Author Topic: Attenuation and Infection  (Read 4489 times)

Offline patrickswayze

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Re: Attenuation and Infection
« Reply #15 on: June 27, 2012, 10:48:56 AM »
I disagree on infection causing the low FG.

Even the *accidental* strains of brett take quite awhile to achieve super-attenuation (fermentation of normally unfermentable sugars). How long does it take to get to your FG?

155F isn't THAT high of a mash temp. If you aren't using any crystal malts, I wouldn't be surprised to see a FG in the 1.008-1.009 range. This is especially true if your mash temp falls a few degrees during the mash, it takes awhile for you to lauter, or if your mash thermometer is off.

I would check out the thermometer first. Then, think about mashing a bit higher. To get in the 1.015 range for my English Pale, I mash at 158-162 (depending on target starting gravity, amount of crystal, etc.).

My recipe is as follows for a 5.5 gal batch after boil

OG:1.054
FG:1.007
Maris Otter 10lbs 10oz
Victory 1lb 10oz
C10L 1lb
Cali Yeast pitch at 70deg. Fermentation started in less than 12 hours. Fermented between 70-72'F. Hit 1.017 (tasted amazing) in 4 days and hit 1.007 (tasted estery and too dry with no malt flavor) in 6 days.
My previous batches fermented down to about the same, but by big issue is that the bottles foam over. Not aggressively but slowly. They only foam if i open them warm, but if i serve them cold there is no foaming. I bottle at about two weeks usually but always take a 3 day gravity reading to see if the gravity fluctuates.

Offline Joe Sr.

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Re: Attenuation and Infection
« Reply #16 on: June 27, 2012, 12:08:42 PM »
They only foam if i open them warm, but if i serve them cold there is no foaming. I bottle at about two weeks usually but always take a 3 day gravity reading to see if the gravity fluctuates.

You probably know this, but the beer will hold more CO2 at colder temps which is why they only foam when you open them warm and not cold.

Sounds to me like you're over-priming and thus over-carbonating.  How do you measure your priming sugar?  By weight?  Or by volume (ie. 1/4 cup)?
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Offline patrickswayze

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Re: Attenuation and Infection
« Reply #17 on: June 27, 2012, 12:20:21 PM »
Im pretty sure i didnt over carb. at bottling i had 5 gal of beer. I always way out my priming sugar. I only used 2.9oz of priming sugar for this pale ale at 74'F bottling time.

Online morticaixavier

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Re: Attenuation and Infection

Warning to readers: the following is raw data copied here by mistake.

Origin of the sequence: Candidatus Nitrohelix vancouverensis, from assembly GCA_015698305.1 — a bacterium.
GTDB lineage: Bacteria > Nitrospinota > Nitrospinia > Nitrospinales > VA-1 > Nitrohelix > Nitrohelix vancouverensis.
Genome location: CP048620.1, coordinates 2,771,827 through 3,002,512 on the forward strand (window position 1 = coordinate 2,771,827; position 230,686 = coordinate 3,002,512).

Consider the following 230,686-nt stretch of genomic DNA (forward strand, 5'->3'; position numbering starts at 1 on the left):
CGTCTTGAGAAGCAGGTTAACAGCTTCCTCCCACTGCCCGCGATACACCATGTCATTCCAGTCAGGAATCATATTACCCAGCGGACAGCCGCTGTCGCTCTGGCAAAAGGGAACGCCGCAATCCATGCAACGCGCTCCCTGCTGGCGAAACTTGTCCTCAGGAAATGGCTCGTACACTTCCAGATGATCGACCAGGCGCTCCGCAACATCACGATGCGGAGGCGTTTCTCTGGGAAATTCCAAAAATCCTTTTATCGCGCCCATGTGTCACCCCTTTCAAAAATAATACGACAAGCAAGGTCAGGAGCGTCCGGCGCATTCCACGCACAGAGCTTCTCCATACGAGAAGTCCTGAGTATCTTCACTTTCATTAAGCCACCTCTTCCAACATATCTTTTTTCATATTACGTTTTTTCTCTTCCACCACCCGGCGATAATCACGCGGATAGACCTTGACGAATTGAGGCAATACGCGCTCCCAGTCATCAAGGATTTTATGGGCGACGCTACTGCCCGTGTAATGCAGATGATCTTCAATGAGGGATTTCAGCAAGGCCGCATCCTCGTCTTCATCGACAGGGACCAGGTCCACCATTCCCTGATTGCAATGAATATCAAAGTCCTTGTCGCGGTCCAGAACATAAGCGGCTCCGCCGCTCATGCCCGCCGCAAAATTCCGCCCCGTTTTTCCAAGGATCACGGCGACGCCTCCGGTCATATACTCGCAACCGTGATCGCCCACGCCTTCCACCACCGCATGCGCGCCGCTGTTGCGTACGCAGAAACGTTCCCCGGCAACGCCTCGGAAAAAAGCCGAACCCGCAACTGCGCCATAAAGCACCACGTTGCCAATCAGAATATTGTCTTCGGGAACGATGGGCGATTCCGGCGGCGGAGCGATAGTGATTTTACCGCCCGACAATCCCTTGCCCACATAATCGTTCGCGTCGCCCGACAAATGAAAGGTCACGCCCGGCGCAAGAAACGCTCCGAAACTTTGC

« Reply #18 on: June 27, 2012, 12:23:00 PM »
Have you ever taken a foamy bottle and de-gassed it and taken a gravity reading on that? just curious to see if the gravity has dropped any more.
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Offline patrickswayze

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Re: Attenuation and Infection
« Reply #19 on: June 27, 2012, 12:37:03 PM »
Have you ever taken a foamy bottle and de-gassed it and taken a gravity reading on that? just curious to see if the gravity has dropped any more.

Yeah i actually did that on the first two and they had droped about one point. But one of the newer batches read the same as when i bottled.

Online morticaixavier

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Re: Attenuation and Infection
« Reply #20 on: June 27, 2012, 01:00:45 PM »
Well, I am stumped, if the gravity is not dropping in the bottle than I don't think it's a brett infection. I don't know enough about microbiology to say if other spoilage organisms metabolize in such as way as to not affect the gravity.
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Offline patrickswayze

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Re: Attenuation and Infection
« Reply #21 on: June 27, 2012, 01:40:48 PM »
Would a point drop or more in the bottle cause it to foam over or constitute an infection?

Online morticaixavier

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Re: Attenuation and Infection
« Reply #22 on: June 27, 2012, 02:32:35 PM »
seems unlikely with only 2.9 oz sugar to start with, however 1.001 is what you would get adding about 1.6 oz sugar to 5 gallons so it is effectivly increasing the priming sugar effect by ~50%. I mean it seems odd that given that low a FG that it could drop any further without some bad a$$ yeast helping out but I really don't know.
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Offline nateo

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Re: Attenuation and Infection
« Reply #23 on: June 27, 2012, 03:29:32 PM »
Infections can be strange. I think there's something going on with your beers besides just overcarbonation. I've gone to 5 volumes without gushers. CO2 comes out of solution much more quickly if it has nucleation sites. If the 5vol beer is well-settled it won't foam over, if the yeast is up in solution, it foams over quickly. So I guess it's possible your infection isn't actually changing the gravity or carbonation level, but the bugs can stay in suspension, creating nucleation sites and foaming over. Just a WAG.
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